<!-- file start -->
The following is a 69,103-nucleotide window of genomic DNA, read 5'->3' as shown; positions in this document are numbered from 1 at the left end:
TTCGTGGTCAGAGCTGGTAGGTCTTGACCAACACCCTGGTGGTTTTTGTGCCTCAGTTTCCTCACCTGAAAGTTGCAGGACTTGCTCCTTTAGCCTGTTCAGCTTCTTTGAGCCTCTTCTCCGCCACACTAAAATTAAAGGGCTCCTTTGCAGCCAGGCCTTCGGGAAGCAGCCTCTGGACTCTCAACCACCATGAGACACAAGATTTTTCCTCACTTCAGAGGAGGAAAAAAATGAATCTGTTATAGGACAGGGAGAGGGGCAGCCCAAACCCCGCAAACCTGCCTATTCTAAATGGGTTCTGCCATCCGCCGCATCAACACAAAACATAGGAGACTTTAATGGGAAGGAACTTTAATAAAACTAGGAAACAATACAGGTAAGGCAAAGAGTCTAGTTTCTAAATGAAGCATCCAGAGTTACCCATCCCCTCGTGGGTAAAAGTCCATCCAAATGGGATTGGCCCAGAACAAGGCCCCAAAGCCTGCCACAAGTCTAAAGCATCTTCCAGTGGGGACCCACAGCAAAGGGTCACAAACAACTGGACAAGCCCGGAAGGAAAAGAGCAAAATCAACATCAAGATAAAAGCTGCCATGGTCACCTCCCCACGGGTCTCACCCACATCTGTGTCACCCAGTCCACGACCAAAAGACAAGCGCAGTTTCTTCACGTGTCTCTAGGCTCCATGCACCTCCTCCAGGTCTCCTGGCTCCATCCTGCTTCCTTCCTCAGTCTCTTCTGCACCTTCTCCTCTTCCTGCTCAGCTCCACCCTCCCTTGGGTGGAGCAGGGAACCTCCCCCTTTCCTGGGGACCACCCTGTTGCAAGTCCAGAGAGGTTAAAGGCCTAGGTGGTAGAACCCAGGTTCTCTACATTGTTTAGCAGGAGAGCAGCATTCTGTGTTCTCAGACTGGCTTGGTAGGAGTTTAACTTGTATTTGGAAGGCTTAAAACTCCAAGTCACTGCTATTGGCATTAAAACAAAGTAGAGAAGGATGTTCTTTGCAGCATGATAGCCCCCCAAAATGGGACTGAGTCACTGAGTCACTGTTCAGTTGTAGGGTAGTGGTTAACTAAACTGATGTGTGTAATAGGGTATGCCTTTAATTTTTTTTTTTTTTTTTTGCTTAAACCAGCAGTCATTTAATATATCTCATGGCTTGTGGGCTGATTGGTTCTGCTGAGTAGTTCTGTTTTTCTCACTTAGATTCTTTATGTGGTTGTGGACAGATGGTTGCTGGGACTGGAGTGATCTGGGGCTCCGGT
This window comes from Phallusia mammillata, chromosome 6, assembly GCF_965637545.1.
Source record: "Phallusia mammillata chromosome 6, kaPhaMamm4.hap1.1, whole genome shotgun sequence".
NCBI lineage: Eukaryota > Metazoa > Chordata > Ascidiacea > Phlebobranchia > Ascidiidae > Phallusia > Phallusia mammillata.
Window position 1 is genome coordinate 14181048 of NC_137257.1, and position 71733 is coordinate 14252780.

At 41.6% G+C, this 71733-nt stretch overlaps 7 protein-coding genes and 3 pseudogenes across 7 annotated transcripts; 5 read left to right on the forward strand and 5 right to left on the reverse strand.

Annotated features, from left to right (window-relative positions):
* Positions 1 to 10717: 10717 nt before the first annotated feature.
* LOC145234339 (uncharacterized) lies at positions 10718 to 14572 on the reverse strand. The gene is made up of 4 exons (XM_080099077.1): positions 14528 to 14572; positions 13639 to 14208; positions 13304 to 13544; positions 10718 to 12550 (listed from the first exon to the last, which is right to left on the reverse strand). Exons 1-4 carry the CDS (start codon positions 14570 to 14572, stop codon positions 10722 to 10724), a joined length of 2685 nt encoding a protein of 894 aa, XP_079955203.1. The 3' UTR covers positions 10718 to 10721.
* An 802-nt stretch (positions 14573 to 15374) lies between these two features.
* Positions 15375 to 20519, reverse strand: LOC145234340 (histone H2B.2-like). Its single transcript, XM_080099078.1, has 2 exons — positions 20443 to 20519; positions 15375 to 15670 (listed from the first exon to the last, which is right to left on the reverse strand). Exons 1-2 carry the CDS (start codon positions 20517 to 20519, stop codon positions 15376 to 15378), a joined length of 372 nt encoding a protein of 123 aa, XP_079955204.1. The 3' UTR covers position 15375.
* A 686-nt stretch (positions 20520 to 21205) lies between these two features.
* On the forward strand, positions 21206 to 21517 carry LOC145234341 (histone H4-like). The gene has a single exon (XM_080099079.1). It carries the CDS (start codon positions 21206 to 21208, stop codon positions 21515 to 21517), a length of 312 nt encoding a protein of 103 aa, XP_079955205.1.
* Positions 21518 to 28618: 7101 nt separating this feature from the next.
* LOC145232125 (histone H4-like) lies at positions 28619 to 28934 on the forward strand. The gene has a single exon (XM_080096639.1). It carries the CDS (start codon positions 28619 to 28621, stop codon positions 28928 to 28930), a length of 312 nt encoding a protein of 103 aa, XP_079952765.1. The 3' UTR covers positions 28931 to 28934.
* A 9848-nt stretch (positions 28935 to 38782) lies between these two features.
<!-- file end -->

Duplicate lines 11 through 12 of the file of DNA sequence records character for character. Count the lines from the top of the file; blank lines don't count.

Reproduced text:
* An 802-nt stretch (positions 14573 to 15374) lies between these two features.
* Positions 15375 to 20519, reverse strand: LOC145234340 (histone H2B.2-like). Its single transcript, XM_080099078.1, has 2 exons — positions 20443 to 20519; positions 15375 to 15670 (listed from the first exon to the last, which is right to left on the reverse strand). Exons 1-2 carry the CDS (start codon positions 20517 to 20519, stop codon positions 15376 to 15378), a joined length of 372 nt encoding a protein of 123 aa, XP_079955204.1. The 3' UTR covers position 15375.